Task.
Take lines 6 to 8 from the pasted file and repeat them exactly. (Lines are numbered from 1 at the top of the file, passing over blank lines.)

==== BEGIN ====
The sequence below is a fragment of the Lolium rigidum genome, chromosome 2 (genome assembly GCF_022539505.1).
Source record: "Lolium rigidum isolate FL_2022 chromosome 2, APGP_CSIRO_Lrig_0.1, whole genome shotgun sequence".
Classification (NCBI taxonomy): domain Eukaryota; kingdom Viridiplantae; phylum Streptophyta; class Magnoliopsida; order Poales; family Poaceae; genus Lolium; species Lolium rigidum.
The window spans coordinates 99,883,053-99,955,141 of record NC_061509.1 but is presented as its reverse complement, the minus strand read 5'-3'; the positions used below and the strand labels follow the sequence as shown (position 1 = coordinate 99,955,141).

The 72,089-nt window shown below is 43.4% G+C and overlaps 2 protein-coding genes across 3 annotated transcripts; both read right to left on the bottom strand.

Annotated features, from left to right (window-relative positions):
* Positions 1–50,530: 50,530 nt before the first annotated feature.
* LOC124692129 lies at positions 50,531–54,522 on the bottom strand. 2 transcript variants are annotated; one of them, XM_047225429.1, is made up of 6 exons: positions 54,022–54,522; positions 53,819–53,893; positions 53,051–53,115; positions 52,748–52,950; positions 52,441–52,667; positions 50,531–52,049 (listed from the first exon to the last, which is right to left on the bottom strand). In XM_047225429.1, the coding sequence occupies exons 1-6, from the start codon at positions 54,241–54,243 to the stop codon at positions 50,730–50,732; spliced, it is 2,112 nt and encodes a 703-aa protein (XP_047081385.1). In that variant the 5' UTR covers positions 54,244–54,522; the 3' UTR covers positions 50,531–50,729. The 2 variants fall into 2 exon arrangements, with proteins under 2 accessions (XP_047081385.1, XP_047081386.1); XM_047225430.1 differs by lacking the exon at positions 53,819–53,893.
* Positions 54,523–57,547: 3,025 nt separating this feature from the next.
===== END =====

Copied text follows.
Annotated features, from left to right (window-relative positions):
* Positions 1–50,530: 50,530 nt before the first annotated feature.
* LOC124692129 lies at positions 50,531–54,522 on the bottom strand. 2 transcript variants are annotated; one of them, XM_047225429.1, is made up of 6 exons: positions 54,022–54,522; positions 53,819–53,893; positions 53,051–53,115; positions 52,748–52,950; positions 52,441–52,667; positions 50,531–52,049 (listed from the first exon to the last, which is right to left on the bottom strand). In XM_047225429.1, the coding sequence occupies exons 1-6, from the start codon at positions 54,241–54,243 to the stop codon at positions 50,730–50,732; spliced, it is 2,112 nt and encodes a 703-aa protein (XP_047081385.1). In that variant the 5' UTR covers positions 54,244–54,522; the 3' UTR covers positions 50,531–50,729. The 2 variants fall into 2 exon arrangements, with proteins under 2 accessions (XP_047081385.1, XP_047081386.1); XM_047225430.1 differs by lacking the exon at positions 53,819–53,893.